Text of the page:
Courts ‘like’ serving documents via social media.

29 January 2014 | Reading time: 2 minutes

Courts – the land that time forgot no more?

Social media may now have a more commercial significance for lawyers. Service of court documents in Australia has extended beyond traditional means such as in person or via post.

A landmark

In MKM Capital Pty Ltd v Corbo & Poyser, service of a default judgment on the Defendant was allowed to take place using Facebook. The ACT Court allowed the method of service after conventional methods had failed. The court was satisfied that:

  • The traditional methods of service were impracticable; and
  • The alternative method is reasonably likely to bring the documents to the Defendant’s attention

This outcome was a changing of the guard in terms of relying on traditional methods of service, especially when they are proven to be unsuccessful.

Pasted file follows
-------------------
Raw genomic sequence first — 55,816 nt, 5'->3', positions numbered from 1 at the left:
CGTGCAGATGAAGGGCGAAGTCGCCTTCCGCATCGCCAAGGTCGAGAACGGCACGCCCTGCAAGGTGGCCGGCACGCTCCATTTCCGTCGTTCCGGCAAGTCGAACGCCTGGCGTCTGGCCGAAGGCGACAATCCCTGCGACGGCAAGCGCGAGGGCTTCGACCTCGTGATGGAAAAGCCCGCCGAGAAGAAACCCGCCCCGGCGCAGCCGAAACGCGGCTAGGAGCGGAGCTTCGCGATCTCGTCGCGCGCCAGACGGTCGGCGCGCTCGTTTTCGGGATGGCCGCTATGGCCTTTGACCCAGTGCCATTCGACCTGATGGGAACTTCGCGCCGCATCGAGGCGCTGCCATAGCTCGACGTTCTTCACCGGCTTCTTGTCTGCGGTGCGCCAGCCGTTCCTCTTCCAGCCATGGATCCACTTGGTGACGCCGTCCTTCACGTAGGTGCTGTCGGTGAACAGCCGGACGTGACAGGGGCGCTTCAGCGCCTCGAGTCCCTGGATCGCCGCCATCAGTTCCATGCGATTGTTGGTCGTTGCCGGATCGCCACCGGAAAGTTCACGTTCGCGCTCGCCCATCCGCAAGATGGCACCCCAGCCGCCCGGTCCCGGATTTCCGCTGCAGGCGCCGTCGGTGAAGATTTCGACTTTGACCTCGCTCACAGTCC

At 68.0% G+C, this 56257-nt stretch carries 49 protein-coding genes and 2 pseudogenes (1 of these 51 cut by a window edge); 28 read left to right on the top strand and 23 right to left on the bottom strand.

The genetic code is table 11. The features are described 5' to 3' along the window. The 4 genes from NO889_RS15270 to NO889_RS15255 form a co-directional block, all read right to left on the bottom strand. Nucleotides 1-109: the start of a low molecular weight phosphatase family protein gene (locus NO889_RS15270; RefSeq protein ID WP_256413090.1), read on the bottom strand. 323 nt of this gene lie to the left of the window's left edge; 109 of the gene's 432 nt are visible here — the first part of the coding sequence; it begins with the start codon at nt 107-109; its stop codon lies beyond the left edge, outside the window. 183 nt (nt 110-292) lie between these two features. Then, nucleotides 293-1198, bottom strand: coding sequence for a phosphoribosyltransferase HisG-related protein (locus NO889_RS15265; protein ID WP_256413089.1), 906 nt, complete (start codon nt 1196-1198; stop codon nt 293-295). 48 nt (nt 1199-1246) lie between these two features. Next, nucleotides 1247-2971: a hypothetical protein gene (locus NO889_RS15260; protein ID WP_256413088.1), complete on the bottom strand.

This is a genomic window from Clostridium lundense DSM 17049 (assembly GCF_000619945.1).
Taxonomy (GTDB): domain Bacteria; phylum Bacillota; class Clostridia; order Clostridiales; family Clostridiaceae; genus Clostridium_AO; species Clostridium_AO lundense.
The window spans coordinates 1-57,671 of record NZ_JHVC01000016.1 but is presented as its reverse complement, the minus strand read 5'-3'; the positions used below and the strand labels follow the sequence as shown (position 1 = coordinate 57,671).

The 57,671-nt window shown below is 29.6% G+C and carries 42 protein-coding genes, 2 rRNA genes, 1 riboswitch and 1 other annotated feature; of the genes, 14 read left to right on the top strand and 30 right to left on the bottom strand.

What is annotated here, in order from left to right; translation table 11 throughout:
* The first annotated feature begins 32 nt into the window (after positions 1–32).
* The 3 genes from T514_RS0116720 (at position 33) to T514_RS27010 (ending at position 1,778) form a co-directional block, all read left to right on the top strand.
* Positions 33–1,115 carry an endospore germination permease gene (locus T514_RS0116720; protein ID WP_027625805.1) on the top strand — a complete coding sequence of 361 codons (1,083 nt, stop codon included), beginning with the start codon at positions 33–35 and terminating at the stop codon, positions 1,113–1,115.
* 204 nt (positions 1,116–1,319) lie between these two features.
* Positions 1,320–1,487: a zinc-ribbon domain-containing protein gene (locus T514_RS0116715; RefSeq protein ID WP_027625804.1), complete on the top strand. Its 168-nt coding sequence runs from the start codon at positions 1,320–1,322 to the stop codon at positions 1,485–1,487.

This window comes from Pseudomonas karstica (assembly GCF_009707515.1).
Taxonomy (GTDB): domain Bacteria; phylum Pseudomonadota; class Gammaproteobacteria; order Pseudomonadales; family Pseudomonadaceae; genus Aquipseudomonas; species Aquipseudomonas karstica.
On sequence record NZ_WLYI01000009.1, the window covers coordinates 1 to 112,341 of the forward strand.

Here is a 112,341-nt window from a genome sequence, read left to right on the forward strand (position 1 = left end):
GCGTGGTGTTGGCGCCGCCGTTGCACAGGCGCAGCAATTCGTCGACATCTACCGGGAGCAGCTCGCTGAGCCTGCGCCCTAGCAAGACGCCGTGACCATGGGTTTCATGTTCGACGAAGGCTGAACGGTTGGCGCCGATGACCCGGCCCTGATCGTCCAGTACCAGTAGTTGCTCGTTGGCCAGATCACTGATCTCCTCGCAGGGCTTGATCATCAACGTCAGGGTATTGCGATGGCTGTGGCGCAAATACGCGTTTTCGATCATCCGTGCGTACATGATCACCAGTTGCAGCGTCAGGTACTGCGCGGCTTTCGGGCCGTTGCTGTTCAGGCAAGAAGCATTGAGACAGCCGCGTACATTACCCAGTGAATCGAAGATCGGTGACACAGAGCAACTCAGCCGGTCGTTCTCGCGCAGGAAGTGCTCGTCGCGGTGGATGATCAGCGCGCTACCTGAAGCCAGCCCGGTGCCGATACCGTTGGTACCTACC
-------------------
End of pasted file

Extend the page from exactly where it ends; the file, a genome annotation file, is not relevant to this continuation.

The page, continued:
Not always the case

In Citigroup Pty Ltd v Weerakoon, the QLD District Court was not satisfied that the Social Media account was ‘with real force’ the Social Media Page of the person being served and not a falsified account. This could be the major drawback in obtaining service via a social media account.

Sticks and stones

In October of 2010, Victoria Police was able to serve a cyber bully via his Facebook inbox. The Defendant was a regular user and failed attempts to serve via traditional methods led to the attempts on his Facebook account. The issue was online bullying and harassment that, ironically, had occurred on Facebook. They were successful and ultimately the user took down the Social Media Page.

The future?

Don’t expect Facebook to become a common method of service, even in this technological age. In saying that, more and more instances of service via Social Media are appearing both here in Australia and abroad. It will be fascinating and significant to observe where the Courts are willing to extend the methods of service to adapt to contemporary technologies.